September 16, 2006
Congress Starts Sniffing Around the H-P Internal Investigation
After requesting documents from Hewlett-Packard regarding the "pretexting" used to obtain private telephone records of board members and journalists, the Oversight and Investigations Subcommittee of the House Energy and Commerce Committee has jumped into the fray with both feet by asking four witnesses to testify on September 28. The Subcommittee sent letters to soon-to-be-former Chairwoman Patricia Dunn, General Counsel Ann Baskins, outside lawyer Larry Sonsini, and a Boston-area investigative firm owner, Ronald DeLia, who has been the subject of speculation that his firm carried out the pretexting. A San Jose Mercury News story (here) identifies the head of H-P's global security unit, Anthony Gentilucci, as another likely witness because of his involvement in the investigation and possible connections to DeLia.
Will any of these witness actually testify? If DeLia did engage in pretexting, most likely he will assert the Fifth Amendment privilege, although that will not necessarily spare him the unseemly charade of being dragged in front of the Congressmen to be harangued about the assertion of his constitutional right. Any other course at this point would be foolhardy, with federal and state criminal investigations moving forward. Gentilucci would be in a similar position if he oversaw the work of outside investigators and knew about the use of pretexting.
Baskins and Sonsini could assert the Fifth Amendment, but a more likely scenario would be to raise attorney-client privilege issues. Gentilucci would also be in a position to assert the privilege for conversations with in-house lawyers. Sonsini's e-mail exchange with former H-P director Tom Perkins mentions Baskins' involvement in overseeing the internal investigation of leaks that led to the pretexting to track down the person speaking with the media, so her role would involve both privilege and work product concerns. Sonsini and his firm, Wilson Sonsini, is the company's long-time outside counsel, so his involvement, however limited or extensive it might be, in the investigation of the investigation would raise the same privilege and work product issues. The Subcommittee could ask H-P to waive its attorney-client privilege, although the irony of doing so after a recent Senate hearing criticizing the Department of Justice for doing the same thing would be hard to overlook -- then again, Congress has never been shy about taking a "do as I say, not as I do" attitude.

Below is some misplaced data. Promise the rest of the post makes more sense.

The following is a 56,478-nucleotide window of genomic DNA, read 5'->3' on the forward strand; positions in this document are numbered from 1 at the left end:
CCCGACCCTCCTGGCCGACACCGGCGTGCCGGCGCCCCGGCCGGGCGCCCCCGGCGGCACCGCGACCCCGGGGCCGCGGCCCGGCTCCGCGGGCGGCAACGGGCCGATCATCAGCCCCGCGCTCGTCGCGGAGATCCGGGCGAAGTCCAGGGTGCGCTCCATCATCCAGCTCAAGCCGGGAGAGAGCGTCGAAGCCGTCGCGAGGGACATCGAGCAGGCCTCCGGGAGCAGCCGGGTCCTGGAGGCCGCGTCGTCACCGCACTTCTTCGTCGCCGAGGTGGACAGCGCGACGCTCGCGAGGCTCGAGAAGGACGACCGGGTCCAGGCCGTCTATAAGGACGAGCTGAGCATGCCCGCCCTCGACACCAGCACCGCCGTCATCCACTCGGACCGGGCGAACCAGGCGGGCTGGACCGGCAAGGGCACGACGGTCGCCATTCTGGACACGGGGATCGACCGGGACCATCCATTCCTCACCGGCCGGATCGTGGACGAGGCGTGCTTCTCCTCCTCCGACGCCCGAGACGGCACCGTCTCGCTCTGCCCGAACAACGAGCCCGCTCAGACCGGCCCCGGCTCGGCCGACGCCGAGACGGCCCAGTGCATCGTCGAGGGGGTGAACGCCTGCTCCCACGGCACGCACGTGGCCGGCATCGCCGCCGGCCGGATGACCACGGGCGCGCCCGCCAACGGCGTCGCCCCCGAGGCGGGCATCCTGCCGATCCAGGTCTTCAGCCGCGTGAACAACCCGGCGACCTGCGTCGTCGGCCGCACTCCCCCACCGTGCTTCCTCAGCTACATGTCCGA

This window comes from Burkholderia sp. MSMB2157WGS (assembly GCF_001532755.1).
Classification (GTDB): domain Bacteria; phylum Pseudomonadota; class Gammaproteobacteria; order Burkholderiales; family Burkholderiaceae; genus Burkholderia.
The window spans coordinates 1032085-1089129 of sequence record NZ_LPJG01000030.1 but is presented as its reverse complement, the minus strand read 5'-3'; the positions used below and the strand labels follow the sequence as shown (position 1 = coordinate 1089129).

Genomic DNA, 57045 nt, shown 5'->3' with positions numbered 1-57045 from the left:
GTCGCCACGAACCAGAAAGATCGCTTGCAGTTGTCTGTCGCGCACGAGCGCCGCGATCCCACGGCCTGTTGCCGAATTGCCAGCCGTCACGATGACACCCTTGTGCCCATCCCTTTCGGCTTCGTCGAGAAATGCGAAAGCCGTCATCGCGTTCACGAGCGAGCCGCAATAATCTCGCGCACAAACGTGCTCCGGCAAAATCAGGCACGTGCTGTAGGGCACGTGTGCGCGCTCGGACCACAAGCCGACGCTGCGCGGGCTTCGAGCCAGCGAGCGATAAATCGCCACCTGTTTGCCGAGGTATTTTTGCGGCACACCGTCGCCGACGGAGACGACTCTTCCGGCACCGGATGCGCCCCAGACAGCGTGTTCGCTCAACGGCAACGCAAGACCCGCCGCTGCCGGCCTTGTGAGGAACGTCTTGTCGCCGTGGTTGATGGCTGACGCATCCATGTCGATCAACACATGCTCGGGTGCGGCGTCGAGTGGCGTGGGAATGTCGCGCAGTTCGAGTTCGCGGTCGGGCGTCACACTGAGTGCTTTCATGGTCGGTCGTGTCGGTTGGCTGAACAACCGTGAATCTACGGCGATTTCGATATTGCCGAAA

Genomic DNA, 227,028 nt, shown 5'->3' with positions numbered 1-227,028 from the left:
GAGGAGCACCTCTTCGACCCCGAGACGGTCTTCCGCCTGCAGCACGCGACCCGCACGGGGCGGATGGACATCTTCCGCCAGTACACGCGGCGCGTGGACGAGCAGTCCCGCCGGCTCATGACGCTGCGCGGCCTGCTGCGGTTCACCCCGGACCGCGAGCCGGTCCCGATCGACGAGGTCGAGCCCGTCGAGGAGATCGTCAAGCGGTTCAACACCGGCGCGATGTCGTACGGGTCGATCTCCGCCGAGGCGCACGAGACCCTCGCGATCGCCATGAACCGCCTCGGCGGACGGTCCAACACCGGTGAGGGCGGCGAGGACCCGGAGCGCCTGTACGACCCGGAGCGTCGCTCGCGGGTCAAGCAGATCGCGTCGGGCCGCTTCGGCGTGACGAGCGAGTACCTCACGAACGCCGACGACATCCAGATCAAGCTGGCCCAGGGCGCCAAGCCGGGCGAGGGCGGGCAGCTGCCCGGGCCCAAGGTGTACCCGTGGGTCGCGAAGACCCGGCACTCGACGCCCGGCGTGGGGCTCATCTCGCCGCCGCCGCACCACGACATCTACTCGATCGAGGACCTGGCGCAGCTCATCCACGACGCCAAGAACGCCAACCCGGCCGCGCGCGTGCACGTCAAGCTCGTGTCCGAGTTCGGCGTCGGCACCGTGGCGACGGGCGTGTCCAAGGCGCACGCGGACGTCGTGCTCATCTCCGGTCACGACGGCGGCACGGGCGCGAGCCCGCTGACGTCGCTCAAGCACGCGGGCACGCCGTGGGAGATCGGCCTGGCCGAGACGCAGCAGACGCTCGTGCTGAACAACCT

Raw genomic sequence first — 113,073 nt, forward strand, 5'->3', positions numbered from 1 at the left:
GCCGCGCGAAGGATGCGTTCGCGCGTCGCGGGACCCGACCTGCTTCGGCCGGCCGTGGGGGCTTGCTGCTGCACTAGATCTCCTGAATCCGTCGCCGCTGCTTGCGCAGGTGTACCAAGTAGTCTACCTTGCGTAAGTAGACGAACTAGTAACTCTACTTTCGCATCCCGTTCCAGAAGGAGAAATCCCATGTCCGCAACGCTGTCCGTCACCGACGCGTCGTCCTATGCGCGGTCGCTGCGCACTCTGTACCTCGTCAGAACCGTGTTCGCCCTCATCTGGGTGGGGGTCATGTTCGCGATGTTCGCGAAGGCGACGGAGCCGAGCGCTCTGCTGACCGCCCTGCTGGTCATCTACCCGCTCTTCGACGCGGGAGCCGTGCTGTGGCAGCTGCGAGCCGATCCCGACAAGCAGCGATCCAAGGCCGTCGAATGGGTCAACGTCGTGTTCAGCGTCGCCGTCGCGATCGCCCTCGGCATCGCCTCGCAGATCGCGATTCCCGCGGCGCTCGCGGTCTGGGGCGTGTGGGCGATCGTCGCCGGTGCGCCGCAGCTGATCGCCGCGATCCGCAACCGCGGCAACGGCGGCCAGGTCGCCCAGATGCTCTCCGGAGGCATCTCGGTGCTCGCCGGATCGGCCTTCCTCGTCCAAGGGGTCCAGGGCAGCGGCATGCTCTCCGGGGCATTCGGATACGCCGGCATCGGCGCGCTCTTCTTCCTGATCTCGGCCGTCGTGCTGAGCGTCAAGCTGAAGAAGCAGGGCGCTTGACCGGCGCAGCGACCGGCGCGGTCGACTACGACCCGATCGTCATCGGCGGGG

Dunn could assert the company's attorney-client privilege for any discussions with Baskins and lawyers in her office, or with Sonsini and other outside lawyers, although her "defense" has been that she had to recuse herself from much of the internal investigation because she was as much a target as other directors. Given her asserted uninvolvement in the investigation, she would likely not have a need to assert the Fifth Amendment, unless her participation was greater than has been disclosed. Dunn may have to appear to take the berating from the Subcommittee members, once again put in the lead role of delivering the mea culpas as she winds down her role as chair of the board. The hearing may turn out to be much ado about nothing, but at least Congressional hearings, or at least the threat of them, are always entertaining. A Marketwatch story (here) discusses the Subcommittee's letters to the potential witnesses. (ph)
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